Students create eight or more projects each year, which also include pottery. There is always something new on display at the school.
“When we have parents in, they flock to this area because they know she has a great project, a great presentation,” says Elwood. “She lives and breathes for art, and you can tell that all over the school.”
Her love for art is evident when you see her interact with her students and witness the resulting effort they put into their work.
“I really like that she lets us do what we want to do. She gives us help if we need help, but she also makes us do it on our own,” says Elizabeth, an eighth grader, who was one of the winners of the Diocese of Portland’s Christmas Card Art Contest.
“My art teacher is really nice,” says Evie, a third grader. “I like art because I like to follow directions.”
“She has helped me a lot by encouraging me. I’ll turn something into her, and she’ll say go back and add more detail,” says Tobey, an eighth grader. “I’ll realize I could add a lot more detail in a lot more things in my picture, so it would look better.”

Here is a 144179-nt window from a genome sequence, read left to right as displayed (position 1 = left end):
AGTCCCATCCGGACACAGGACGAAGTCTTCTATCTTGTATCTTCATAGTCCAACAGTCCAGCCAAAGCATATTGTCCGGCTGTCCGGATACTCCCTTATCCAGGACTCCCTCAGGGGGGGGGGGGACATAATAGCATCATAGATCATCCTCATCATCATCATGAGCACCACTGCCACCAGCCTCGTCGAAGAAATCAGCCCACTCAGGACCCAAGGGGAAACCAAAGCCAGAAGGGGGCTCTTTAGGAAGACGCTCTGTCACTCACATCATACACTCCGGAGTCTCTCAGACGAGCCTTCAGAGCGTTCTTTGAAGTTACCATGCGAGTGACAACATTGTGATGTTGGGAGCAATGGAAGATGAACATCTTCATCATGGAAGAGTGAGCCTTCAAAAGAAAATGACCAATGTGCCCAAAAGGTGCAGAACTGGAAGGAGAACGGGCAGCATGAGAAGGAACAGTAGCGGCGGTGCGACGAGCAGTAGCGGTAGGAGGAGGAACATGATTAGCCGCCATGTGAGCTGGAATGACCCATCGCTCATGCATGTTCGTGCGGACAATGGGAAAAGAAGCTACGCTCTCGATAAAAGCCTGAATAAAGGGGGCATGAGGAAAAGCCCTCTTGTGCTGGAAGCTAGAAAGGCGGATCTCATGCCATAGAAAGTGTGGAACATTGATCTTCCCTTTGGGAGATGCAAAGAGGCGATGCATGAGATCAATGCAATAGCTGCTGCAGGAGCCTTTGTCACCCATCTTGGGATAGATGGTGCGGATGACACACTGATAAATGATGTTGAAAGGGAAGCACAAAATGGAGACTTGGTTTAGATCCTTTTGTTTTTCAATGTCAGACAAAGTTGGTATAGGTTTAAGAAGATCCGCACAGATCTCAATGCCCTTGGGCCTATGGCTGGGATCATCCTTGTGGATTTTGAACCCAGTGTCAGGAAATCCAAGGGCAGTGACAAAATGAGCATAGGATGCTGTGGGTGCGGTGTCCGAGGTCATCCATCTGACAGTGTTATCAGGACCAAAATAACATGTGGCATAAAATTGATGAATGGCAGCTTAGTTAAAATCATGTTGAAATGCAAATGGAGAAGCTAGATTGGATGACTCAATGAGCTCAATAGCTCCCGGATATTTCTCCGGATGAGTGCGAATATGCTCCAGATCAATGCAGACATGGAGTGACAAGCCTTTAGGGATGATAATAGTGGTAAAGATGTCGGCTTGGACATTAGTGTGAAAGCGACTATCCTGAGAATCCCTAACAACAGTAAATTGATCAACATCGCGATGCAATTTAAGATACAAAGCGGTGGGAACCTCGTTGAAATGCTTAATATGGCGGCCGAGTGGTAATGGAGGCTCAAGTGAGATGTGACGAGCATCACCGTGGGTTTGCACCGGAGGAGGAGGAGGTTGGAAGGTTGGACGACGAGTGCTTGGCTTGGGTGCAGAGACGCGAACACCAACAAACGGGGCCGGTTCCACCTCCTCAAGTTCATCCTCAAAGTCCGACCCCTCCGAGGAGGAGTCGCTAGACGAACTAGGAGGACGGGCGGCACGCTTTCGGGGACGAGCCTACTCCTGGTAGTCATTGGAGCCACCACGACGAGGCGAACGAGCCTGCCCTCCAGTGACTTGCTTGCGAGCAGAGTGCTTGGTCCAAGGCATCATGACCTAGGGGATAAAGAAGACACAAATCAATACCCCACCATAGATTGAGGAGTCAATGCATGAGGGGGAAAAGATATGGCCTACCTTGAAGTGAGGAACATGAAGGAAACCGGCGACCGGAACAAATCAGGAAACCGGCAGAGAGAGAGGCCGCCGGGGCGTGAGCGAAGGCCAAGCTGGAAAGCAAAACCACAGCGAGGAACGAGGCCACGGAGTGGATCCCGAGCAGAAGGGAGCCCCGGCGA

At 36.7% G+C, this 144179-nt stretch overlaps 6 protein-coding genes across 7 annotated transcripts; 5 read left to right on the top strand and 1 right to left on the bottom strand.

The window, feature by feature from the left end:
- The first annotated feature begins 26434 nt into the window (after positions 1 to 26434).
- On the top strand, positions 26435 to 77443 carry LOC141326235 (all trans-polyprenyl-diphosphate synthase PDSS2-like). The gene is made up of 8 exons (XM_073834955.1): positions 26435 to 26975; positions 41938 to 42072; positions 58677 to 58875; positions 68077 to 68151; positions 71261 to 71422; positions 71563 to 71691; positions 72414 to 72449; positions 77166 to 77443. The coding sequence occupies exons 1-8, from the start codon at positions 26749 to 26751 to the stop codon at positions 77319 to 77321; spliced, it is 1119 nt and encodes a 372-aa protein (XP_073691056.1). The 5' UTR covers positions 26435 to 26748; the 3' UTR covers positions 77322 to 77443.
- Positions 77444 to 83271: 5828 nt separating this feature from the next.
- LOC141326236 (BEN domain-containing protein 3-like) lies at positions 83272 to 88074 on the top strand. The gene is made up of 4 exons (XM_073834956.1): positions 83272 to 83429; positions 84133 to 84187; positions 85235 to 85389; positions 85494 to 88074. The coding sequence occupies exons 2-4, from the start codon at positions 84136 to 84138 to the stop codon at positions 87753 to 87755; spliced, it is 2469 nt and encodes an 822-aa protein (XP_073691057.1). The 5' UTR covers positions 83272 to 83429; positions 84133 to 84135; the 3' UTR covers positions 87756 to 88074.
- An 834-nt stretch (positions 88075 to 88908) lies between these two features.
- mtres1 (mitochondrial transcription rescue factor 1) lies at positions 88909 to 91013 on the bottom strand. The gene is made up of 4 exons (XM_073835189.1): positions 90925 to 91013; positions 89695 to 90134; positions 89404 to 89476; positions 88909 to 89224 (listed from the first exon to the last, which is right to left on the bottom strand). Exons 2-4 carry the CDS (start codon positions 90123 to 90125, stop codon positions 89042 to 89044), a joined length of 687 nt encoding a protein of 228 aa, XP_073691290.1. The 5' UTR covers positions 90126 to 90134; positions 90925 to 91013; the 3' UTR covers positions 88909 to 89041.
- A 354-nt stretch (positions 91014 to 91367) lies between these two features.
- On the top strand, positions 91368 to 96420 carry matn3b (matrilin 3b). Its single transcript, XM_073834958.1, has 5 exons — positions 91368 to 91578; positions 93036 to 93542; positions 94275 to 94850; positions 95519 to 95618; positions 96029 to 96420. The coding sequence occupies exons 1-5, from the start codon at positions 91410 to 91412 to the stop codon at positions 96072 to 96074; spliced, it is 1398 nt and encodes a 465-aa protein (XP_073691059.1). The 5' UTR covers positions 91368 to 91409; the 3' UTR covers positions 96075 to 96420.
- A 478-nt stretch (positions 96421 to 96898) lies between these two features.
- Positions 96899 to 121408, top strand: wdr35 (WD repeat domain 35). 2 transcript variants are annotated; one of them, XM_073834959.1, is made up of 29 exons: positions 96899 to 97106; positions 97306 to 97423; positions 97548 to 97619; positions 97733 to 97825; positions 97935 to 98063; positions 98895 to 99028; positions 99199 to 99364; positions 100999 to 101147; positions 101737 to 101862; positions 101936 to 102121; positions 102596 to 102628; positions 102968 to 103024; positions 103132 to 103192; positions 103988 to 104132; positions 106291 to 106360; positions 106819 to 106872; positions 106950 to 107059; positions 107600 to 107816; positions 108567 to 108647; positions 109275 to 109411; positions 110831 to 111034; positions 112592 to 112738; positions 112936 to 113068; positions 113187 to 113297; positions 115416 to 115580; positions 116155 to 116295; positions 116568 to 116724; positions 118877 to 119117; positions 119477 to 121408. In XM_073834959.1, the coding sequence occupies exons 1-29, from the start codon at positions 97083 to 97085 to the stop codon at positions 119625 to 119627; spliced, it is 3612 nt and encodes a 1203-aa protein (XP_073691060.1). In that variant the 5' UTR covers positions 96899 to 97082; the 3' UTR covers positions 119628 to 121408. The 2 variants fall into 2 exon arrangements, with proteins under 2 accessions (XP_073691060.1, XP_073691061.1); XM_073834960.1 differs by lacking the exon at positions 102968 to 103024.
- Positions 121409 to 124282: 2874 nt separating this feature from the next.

“I love art class. I think it’s a good escape from all the school stuff that can be stressful at times,” says Rosie, an eighth grader. “I like being creative.”
Halvorsen says, although she’s always ready to help, it’s important to let the students make the work their own.
“A lot of people want to say, ‘No, don’t do it that way. Do it this way.’ I don’t do that,” she says. “When you see their art, it is their art. I haven’t changed anything. When you change something, the message you send to a child is that your art wasn’t good enough.”
Halvorsen says she believes all her students have artistic ability. It’s her job to bring it out.
“The kids who I’ve had for years and years, and who have gone through my curriculum, have come so far. They’ve grown, and they believe they can do it. That’s huge,” she says. “When they start to believe in what they can do, it’s unbelievable what they are able to do.”